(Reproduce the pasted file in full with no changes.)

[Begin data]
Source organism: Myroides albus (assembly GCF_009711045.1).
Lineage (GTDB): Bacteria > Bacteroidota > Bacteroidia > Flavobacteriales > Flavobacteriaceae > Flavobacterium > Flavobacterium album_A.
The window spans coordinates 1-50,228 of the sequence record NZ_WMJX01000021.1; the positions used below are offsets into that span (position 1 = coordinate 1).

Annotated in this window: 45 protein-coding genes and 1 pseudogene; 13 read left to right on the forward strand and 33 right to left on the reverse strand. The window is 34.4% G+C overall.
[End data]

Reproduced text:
Source organism: Myroides albus (assembly GCF_009711045.1).
Lineage (GTDB): Bacteria > Bacteroidota > Bacteroidia > Flavobacteriales > Flavobacteriaceae > Flavobacterium > Flavobacterium album_A.
The window spans coordinates 1-50,228 of the sequence record NZ_WMJX01000021.1; the positions used below are offsets into that span (position 1 = coordinate 1).

Annotated in this window: 45 protein-coding genes and 1 pseudogene; 13 read left to right on the forward strand and 33 right to left on the reverse strand. The window is 34.4% G+C overall.